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> This effectively makes the cflogin tag useless. It would be better for one to simply check for the existence of a session variable to determine if a user is still logged in.
I don't hink so. Don't forget that login status can also be stored in a cookie by means of loginStorage. To determine whether a user is still logged in, use the function
Yep, you are right. I've been using GetAuthUser(). The problem (and I'd like to hear about how people handle this), is that GetAuthUser() can expire independently of the session variables, particularly if using NTLM or LDAP.
For example, set the session timeout to 1 minute. CFLOGIN (and I assume GetAuthUser() also) will report that the user is still logged in. This seems like a ridiculous situation. But consider the case where using NTLM or LDAP for authentication. One can be logged in as long as the browser is open, while the session variable often are given a shorter limit.
How do people handle this? Do they use J2EE sessions?
GetAuthUser() can expire independently of the session
I think that that is desired behaviour. The function is not directly related to session. It is related to cflogin and, in turn, login details can be stored in the session scope. The timeout logic is then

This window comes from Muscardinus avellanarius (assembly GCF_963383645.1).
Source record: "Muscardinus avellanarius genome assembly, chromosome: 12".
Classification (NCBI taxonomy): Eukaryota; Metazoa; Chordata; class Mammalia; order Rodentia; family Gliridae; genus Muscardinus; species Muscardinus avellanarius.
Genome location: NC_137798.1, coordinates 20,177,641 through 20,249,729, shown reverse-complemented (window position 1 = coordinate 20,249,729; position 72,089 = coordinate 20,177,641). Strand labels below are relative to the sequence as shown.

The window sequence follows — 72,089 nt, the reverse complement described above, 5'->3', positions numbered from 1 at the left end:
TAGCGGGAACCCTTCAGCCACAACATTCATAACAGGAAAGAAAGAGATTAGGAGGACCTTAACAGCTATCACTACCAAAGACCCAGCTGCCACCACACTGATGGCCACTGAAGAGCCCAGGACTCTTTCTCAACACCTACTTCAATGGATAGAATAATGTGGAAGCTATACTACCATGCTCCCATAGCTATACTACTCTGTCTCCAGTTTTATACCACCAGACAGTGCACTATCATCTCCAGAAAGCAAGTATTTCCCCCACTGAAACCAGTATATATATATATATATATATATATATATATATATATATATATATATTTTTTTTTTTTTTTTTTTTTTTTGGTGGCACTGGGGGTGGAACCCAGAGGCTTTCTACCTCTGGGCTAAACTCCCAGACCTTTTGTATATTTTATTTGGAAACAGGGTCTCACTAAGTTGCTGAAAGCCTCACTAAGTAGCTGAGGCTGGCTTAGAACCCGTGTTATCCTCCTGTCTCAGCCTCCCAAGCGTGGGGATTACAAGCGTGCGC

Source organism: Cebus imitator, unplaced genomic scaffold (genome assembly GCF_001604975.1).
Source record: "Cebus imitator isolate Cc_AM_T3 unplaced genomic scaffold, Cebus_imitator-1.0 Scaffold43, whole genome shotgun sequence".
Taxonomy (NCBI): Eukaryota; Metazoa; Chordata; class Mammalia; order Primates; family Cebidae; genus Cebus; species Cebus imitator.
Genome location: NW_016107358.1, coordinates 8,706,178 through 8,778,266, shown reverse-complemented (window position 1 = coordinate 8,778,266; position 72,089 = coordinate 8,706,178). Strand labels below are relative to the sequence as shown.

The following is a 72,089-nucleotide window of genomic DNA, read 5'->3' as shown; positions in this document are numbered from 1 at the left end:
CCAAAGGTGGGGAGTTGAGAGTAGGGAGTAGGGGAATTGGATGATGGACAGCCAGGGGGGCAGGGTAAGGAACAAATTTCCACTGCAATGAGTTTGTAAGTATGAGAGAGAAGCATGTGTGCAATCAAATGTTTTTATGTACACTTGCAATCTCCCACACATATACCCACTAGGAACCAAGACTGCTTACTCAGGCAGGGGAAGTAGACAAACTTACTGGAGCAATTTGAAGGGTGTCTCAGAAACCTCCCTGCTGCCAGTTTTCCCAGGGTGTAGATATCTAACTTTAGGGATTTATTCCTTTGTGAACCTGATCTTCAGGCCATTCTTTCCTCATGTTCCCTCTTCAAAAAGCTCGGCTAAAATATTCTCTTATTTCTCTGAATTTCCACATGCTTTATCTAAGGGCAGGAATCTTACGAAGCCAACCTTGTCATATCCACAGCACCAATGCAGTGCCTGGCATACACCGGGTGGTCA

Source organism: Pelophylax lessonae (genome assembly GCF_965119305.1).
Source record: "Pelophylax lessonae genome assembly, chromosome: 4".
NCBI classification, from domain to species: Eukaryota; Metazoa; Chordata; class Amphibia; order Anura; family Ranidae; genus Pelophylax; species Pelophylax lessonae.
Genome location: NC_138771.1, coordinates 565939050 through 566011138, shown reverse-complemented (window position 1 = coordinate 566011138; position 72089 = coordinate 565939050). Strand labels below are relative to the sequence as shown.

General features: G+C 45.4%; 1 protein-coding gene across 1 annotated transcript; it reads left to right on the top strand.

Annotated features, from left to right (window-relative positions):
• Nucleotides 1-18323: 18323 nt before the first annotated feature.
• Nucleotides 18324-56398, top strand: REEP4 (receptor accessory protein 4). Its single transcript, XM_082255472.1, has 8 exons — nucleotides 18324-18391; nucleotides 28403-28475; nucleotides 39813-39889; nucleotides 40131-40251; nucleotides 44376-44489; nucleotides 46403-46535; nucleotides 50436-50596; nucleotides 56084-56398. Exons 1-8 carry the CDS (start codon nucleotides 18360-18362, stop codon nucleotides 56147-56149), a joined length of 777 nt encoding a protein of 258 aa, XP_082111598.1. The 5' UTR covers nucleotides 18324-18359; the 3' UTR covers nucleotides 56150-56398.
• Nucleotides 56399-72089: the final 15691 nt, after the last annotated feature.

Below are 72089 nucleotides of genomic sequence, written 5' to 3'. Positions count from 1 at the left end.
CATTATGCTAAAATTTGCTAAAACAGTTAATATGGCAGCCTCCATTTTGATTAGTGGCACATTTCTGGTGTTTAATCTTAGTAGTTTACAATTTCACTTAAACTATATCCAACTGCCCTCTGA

timed-out-session implies timed-out-login.
When the session expires, so does login, and getAuthUser() returns an empty string. However, session outlives login.
So, the value you set for the sessiontimeout value should be higher than the idletimeout value in the cflogin tag. You may set it lower, but that will achieve nothing.
One can be logged in as long as the browser is open, while the session
variable often are given a shorter limit.
Possible. The default loginStorage is cookie, not session.
I've been researching a similar issue and even though this topic is well over a year old I figured I would chime in.
I don't know if this behavior is a "bug" or just part of the design but I agree with dichi66. It is typical to associate a user's login status with their session, so placing <cflogin> and session variables in two different "idle contexts" seems counter intuitive. Granted <cflogin> has been around for years so it's either working for most developers or developers are simply not using it in lieu of "rolling-their-own" security logic.
I've also noticed the session scope and <cflogin> have two different concepts on what constitutes "idle time". It appears <cflogin> requires an actual page refresh to remain active while the session scope simply requires server activity. With a greater usage of technologies such as Ajax I see this becoming an larger issue.
Seems like a hack but it works... Don't know if this info is helpful at all but there you have it. :)